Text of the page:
The advantage for you and I: we have a support system unlike anything I have ever seen. With the complete training and support from the everyone here, I believe with the right amount of effort an dedication, everyone at Wealthy Affiliate can be among the 5%. We can all succeed.

The other 95% just weren't as smart as us and didn't take advantage of this nurturing community.

Excuse me while I pat myself on the back for being smart. Ow! That hurt.

Kali
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betcha Premium
Nice one, Kali! Of course, I would have to pat my back as well for being in the the top 5%! LoL!!!
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kaliinozarks Premium
You deserve all the credit for making smart choices.
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maryson Premium
A good article for those who love free outdoors life. I do agree with you on the opinions that" only 5% of the people who try affiliate marketing ever make enough money at it to earn a living.....everyone at Wealthy Affiliate can be among the 5% ? " I realize that why someone comes and goes in WA. For me, may be I start thinking TO CALL IT QUITS even I am a premium member since I cannot see the goal set.

maryson
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kaliinozarks Premium
I would hate to see you quit at the beginning of your journey here. This is the hardest time of the process, but I'm already seeing it is getting easier.

Of course, you know what is best for you. If it makes sense, you can always back down from premium and still be a part of the community.

I would be interested in hearing what your final decision is. Whichever you decide, I support that decision 100%. Best of luck to you in every endeavor.

Kali
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kiya05 Premium
Hi, I agree with Kali, and would hang in there. I quit before, right after I got my website up, and here I am again, at the same place, considering it again. I paid for a year this time so I won't be quitting at this point, but I get so frustrated at every turn, on the other hand, I'm so proud of myself when I get it. The only way I can get around the frustration, is to take a break, this last one was a LONG break, but gave me time to think of what I want to do with this.

I really like talking to the people here, and reading their blogs, and I have got my website started, so that's something. Anyway, I've decided to dedicate one day a week, 4-5 hrs throughout the day, to WA, no pressure, since I won't have to do it again for another week, and just get done what I can that one day, you know, baby steps, but I think this is going to work well for me. I wanted to make some decent money at first, but if it comes, I know it will be awhile, so I'm doing whatever works for me, to enjoy the trip, learn what I can, and see where I am next year.

You should do the same, figure out how you can work it into your life, without stressing over it, and just do a little at a time until it gets easier, and enjoy the people, and whatever you can along the way, and see where you are down the road. I always wondered where I'd be if I would have just done this last time, since I think this will work for me. Find something that works for you, and just ask for help when you hit a snag. That's the good thing about WA, there are so many people willing to help. It's much easier to get help now, than when I first joined, and they are constantly working to make things easier for us, I don't know of anywhere else where they do that.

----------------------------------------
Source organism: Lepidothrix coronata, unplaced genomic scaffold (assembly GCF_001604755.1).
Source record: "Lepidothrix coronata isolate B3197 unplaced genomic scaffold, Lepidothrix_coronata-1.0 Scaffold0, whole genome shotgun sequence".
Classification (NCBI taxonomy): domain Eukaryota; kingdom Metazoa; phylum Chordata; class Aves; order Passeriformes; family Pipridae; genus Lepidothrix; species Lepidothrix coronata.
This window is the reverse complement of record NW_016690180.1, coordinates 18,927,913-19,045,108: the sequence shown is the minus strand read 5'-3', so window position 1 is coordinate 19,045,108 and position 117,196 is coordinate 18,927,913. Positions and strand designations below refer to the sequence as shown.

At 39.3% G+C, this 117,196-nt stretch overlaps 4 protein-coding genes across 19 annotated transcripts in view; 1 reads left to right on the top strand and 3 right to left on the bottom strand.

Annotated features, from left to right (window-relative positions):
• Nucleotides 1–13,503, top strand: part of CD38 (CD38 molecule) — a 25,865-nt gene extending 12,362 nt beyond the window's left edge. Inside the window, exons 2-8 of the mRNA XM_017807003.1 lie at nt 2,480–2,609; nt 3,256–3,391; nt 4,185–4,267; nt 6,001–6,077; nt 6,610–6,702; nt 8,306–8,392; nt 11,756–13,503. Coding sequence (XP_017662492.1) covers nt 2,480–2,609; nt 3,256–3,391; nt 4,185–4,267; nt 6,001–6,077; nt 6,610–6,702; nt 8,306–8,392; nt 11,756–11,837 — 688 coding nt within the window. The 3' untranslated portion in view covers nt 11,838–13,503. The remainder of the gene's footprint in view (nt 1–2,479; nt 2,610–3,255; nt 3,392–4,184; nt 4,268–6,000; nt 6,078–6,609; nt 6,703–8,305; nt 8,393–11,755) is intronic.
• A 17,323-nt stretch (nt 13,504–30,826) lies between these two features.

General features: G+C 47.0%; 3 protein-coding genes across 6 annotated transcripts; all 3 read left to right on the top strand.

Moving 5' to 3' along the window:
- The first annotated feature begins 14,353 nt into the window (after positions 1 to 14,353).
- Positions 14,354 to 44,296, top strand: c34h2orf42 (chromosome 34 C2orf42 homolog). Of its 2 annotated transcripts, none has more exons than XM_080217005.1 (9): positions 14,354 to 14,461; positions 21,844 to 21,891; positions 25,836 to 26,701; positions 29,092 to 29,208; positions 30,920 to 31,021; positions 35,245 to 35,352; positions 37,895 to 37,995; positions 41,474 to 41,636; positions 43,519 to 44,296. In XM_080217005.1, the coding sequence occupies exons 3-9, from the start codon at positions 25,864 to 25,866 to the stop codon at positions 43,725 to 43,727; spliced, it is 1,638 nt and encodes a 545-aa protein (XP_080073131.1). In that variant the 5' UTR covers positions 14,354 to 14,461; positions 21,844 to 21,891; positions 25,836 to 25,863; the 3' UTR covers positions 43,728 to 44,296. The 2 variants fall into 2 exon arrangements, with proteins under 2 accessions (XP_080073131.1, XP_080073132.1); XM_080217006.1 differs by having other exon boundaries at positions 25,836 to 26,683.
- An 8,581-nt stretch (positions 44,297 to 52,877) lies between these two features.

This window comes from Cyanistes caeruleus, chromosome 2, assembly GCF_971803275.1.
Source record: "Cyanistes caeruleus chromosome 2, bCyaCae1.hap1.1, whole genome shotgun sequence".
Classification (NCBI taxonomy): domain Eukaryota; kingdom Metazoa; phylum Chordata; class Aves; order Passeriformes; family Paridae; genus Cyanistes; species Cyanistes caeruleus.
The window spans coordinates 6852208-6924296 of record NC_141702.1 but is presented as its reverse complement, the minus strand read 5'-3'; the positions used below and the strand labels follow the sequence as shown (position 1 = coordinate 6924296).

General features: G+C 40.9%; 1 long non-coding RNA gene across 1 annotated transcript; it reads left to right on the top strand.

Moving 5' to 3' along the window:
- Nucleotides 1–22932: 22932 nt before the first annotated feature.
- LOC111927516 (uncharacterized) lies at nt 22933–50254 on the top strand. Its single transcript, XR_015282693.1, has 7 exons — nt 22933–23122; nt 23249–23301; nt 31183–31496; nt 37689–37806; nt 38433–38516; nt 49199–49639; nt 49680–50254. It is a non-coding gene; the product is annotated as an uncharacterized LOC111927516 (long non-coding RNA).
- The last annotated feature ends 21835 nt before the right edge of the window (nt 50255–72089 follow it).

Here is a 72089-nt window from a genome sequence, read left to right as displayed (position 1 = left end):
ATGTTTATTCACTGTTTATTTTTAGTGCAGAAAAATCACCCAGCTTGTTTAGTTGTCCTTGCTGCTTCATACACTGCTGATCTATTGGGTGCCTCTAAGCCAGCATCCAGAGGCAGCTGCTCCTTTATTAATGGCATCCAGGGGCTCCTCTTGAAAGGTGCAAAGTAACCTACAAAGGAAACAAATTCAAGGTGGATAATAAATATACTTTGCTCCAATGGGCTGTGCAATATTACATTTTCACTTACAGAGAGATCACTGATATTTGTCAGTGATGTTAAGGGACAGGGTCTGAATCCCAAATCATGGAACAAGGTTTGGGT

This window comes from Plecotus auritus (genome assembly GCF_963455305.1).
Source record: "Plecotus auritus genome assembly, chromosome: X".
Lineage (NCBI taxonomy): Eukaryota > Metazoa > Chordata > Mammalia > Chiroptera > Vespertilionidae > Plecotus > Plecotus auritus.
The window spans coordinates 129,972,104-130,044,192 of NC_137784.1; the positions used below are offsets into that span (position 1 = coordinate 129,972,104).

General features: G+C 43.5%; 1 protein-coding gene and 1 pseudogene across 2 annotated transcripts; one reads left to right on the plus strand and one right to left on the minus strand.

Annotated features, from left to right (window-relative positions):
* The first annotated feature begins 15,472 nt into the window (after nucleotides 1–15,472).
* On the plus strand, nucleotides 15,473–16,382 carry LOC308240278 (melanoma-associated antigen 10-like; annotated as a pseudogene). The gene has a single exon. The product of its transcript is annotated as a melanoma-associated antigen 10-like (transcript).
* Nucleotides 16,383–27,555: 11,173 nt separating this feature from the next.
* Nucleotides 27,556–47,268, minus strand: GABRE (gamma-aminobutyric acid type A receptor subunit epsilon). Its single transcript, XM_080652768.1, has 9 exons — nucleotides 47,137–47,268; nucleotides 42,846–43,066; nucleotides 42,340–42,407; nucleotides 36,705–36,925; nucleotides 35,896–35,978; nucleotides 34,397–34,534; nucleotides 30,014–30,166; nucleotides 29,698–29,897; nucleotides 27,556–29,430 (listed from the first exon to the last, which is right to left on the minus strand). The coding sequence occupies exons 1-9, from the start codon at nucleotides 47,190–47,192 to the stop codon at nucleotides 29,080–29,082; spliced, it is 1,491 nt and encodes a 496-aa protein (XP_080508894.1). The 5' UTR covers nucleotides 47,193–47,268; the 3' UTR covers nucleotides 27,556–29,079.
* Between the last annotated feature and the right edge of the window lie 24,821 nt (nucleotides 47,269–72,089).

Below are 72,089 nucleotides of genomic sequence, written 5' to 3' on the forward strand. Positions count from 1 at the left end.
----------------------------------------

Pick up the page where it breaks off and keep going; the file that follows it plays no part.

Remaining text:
These are just some ideas I've had for myself, so maybe they will help you some. Anyway, good luck to you, no matter what you decide to do.
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Shields Premium
You are, as I have said, such a good writer; and, of course, I really enjoyed the WA pitch!
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kaliinozarks Premium
Gotta make this apply some how. I really like these blogs so much better than anything else I write. I have fun with them.
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demetris Premium
Only 5%? Very disappointing..
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kaliinozarks Premium
No 5% is exciting. If everyone did it then it wouldn't be worth anything. By being exclusive to the people who are willing to put in the work, those of who do can be wildly successful.

Mass participation dilutes the prize.
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demetris Premium
I like this approach. It is good to feel that you're a part of something special, a sort of elitism..Thank you for this. I've never thought this way. Very well done!
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wtbee2013 Premium
Love your stories. ;O) Hmmmm I think I remember someone saying that he was the tent camping kinda of guy, Haha
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kaliinozarks Premium
Tents are perfect as long as I can see the car.
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wtbee2013 Premium
uh unh whatever! ; O)